Xanax Withdrawal Irritability - 1. The capacity to respond to stimuli. 2. Abnormal or excessive sensitivity to stimuli of organism, organ, or body part.

Xanax Withdrawal Libido decreased - Sexual desire decreased.

Xanax Withdrawal Libido increased - Sexual desire increased.

Xanax Withdrawal Logorrhea - Incoherent talkativeness.

Mania - A manifestation of bipolar disorder characterized by profuse and rapidly changing ideas, exaggerated gaiety, and excessive physical activity.

Xanax Withdrawal Mood swings - The up and or down movement of emotions that are uncontrollable.

Xanax Withdrawal Nervousness - Easily agitated or distressed.

Xanax Withdrawal Nightmare - A dream creating intense fear, horror, and distress.

Xanax Withdrawal Psychomotor retardation - The retardation of movement and or mental process.

Xanax Withdrawal Restlessness - An uneasy feeling of not being able to be where one is located comfortably.

Xanax Withdrawal Suicidal ideation - The formation of an idea or mental image of killing oneself.


Xanax Withdrawal Anorexia - Loss of appetite, usually including a fear of becoming obese or aversion toward food.

Xanax Withdrawal Appetite decreased - A decrease in the feeling one needs food for survival.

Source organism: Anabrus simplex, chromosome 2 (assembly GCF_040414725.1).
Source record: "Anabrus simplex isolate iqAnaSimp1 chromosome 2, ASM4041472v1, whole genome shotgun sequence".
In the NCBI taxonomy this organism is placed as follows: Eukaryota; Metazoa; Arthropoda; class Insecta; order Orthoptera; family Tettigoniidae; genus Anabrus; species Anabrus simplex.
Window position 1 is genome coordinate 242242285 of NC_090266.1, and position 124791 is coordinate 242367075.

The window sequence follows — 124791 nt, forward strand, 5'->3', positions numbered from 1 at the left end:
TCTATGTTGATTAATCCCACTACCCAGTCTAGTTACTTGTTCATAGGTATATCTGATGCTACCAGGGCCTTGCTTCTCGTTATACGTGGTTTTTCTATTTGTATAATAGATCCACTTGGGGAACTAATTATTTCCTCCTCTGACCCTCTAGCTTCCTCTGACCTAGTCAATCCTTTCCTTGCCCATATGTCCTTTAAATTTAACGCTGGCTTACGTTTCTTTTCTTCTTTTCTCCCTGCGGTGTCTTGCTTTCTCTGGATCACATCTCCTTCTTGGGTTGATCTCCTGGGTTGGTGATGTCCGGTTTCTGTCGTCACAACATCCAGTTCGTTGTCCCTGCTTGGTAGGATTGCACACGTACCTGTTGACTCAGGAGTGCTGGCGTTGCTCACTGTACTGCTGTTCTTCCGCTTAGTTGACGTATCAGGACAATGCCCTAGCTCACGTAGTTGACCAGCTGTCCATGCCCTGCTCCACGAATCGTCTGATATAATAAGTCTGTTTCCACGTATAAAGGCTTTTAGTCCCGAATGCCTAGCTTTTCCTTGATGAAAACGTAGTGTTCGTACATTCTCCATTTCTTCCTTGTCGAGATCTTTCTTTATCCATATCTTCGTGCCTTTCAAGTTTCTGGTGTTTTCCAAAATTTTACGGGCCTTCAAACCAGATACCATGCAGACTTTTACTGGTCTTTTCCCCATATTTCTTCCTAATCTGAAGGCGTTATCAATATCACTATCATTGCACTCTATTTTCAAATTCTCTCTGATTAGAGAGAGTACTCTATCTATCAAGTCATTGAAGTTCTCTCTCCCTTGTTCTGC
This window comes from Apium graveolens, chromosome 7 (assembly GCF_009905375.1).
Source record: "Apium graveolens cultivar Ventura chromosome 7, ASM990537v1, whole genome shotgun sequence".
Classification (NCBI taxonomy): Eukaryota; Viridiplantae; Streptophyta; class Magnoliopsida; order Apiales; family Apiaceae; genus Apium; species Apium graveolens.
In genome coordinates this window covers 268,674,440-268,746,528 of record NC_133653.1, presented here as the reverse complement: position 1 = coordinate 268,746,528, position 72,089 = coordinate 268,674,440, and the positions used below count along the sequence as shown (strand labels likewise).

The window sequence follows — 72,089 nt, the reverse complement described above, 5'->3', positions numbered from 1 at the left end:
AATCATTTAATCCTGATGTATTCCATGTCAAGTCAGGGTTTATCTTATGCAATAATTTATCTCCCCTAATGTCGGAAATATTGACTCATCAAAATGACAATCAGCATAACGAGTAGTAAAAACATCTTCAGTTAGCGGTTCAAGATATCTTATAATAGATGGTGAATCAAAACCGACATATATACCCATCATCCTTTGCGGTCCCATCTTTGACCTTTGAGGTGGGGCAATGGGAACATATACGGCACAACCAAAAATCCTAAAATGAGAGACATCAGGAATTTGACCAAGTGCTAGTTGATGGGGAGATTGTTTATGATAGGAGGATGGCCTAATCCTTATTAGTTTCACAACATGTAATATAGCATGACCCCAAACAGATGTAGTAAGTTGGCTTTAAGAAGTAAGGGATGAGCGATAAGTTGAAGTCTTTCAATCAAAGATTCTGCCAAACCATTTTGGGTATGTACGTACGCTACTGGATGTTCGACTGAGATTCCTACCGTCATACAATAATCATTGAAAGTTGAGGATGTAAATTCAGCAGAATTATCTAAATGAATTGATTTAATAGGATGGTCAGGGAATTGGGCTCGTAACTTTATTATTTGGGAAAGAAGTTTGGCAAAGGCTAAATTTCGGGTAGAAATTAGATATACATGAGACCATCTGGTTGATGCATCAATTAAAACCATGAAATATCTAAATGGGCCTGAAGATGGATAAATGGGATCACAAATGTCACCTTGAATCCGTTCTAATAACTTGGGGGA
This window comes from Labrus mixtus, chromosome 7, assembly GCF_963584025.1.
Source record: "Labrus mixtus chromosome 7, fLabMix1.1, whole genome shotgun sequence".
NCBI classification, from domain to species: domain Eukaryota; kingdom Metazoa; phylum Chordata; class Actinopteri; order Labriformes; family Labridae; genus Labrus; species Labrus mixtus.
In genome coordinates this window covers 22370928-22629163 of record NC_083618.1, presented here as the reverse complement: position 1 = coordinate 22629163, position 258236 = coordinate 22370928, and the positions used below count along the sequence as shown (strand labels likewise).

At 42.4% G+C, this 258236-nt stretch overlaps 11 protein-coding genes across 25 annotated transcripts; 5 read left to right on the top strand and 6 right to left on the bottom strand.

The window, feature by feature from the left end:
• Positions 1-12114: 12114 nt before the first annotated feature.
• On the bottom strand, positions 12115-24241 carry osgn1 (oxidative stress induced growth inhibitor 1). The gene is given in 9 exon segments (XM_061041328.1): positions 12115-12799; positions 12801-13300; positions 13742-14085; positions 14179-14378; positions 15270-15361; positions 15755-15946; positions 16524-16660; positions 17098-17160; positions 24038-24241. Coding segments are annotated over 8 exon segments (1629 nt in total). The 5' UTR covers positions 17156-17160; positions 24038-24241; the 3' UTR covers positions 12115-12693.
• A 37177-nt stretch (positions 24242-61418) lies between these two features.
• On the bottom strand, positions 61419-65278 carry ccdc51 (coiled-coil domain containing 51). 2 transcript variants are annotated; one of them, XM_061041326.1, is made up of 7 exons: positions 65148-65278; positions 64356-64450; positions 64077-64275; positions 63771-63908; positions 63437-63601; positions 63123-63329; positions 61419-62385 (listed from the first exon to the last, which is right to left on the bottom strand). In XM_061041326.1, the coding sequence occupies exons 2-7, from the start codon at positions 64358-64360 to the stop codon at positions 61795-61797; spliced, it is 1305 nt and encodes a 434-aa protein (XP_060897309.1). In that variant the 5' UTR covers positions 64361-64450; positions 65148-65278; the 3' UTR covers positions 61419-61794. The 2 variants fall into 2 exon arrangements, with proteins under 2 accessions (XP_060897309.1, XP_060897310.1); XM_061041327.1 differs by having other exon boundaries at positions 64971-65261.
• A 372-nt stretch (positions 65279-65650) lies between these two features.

Xanax Withdrawal Appetite increased - An increase of the desire for food for survival.


Xanax Withdrawal Arthralgia - Severe pain in a joint.

Xanax Withdrawal Back pain - An unexplained pain anywhere in the back.

Xanax Withdrawal Muscle cramps - Muscle being contracted to the point of discomfort.

Xanax Withdrawal Muscle twitching - A rhythmic or irregular involuntary movement of any muscle.

Xanax Withdrawal Myalgia - Muscular pain or tenderness, especially when nonspecific.

Pain in limb - Pain in arm or leg.


Xanax Withdrawal Amnesia - The loss or impairment of memory.

Xanax Withdrawal Ataxia - Loss of the ability to coordinate muscular movement.

Xanax Withdrawal Coordination abnormal - Maintaining balance of the body difficult in comparison to what is normal for the person.

Xanax Withdrawal Disturbance in attention - Not able to remain as focused as one was able to in the past.

Xanax Withdrawal Dizziness - A disorienting sensation such as faintness, light-headedness, or unsteadiness.

Xanax Withdrawal Dysarthria - Difficulty in articulating words due to emotional stress or to paralysis or incoordination of the muscles used in speaking.

Xanax Withdrawal Dyskinesia - An impairment in the ability to control movements, characterized by spasmodic or repetitive motions of lack of coordination.

Xanax Withdrawal Headache - A continual or time specific duration with pressure or pain within the head.

Xanax Withdrawal Hypersomnia - A condition in which one sleeps for an excessively long time but is normal in the waking intervals.

Xanax Withdrawal Hypoesthesia - Drowsiness.

Hypotonia - Reduced tension or pressure, as of the intraocular fluid in the eyeball. Relaxation of the arteries.

Xanax Withdrawal Memory impairment - Not able to recall an instance from the past as well as before.

Xanax Withdrawal Mental impairment - The ability to think and reason diminished.